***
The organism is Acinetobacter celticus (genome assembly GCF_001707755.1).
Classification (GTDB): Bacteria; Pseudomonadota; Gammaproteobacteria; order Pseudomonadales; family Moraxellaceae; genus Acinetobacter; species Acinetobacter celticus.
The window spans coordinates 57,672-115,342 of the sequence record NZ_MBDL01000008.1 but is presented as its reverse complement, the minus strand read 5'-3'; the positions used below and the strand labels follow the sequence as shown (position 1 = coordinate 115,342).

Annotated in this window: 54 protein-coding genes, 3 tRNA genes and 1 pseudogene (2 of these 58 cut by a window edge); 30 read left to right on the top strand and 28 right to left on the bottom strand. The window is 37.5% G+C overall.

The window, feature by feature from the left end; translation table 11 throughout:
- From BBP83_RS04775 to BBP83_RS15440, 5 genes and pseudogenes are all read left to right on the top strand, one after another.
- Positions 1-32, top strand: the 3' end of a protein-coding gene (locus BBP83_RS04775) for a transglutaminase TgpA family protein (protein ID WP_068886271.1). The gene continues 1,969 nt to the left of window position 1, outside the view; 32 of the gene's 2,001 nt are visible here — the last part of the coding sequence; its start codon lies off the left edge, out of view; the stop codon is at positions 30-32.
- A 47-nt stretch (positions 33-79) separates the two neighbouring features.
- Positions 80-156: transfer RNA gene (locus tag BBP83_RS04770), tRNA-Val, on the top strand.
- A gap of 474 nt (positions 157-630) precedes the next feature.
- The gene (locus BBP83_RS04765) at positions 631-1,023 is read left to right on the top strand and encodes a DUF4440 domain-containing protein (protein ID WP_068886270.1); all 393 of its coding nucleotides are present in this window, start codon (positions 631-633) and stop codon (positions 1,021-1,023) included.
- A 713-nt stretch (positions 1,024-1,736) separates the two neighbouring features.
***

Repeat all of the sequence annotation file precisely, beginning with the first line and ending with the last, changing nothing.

The organism is Acinetobacter celticus (genome assembly GCF_001707755.1).
Classification (GTDB): Bacteria; Pseudomonadota; Gammaproteobacteria; order Pseudomonadales; family Moraxellaceae; genus Acinetobacter; species Acinetobacter celticus.
The window spans coordinates 57,672-115,342 of the sequence record NZ_MBDL01000008.1 but is presented as its reverse complement, the minus strand read 5'-3'; the positions used below and the strand labels follow the sequence as shown (position 1 = coordinate 115,342).

Annotated in this window: 54 protein-coding genes, 3 tRNA genes and 1 pseudogene (2 of these 58 cut by a window edge); 30 read left to right on the top strand and 28 right to left on the bottom strand. The window is 37.5% G+C overall.

The window, feature by feature from the left end; translation table 11 throughout:
- From BBP83_RS04775 to BBP83_RS15440, 5 genes and pseudogenes are all read left to right on the top strand, one after another.
- Positions 1-32, top strand: the 3' end of a protein-coding gene (locus BBP83_RS04775) for a transglutaminase TgpA family protein (protein ID WP_068886271.1). The gene continues 1,969 nt to the left of window position 1, outside the view; 32 of the gene's 2,001 nt are visible here — the last part of the coding sequence; its start codon lies off the left edge, out of view; the stop codon is at positions 30-32.
- A 47-nt stretch (positions 33-79) separates the two neighbouring features.
- Positions 80-156: transfer RNA gene (locus tag BBP83_RS04770), tRNA-Val, on the top strand.
- A gap of 474 nt (positions 157-630) precedes the next feature.
- The gene (locus BBP83_RS04765) at positions 631-1,023 is read left to right on the top strand and encodes a DUF4440 domain-containing protein (protein ID WP_068886270.1); all 393 of its coding nucleotides are present in this window, start codon (positions 631-633) and stop codon (positions 1,021-1,023) included.
- A 713-nt stretch (positions 1,024-1,736) separates the two neighbouring features.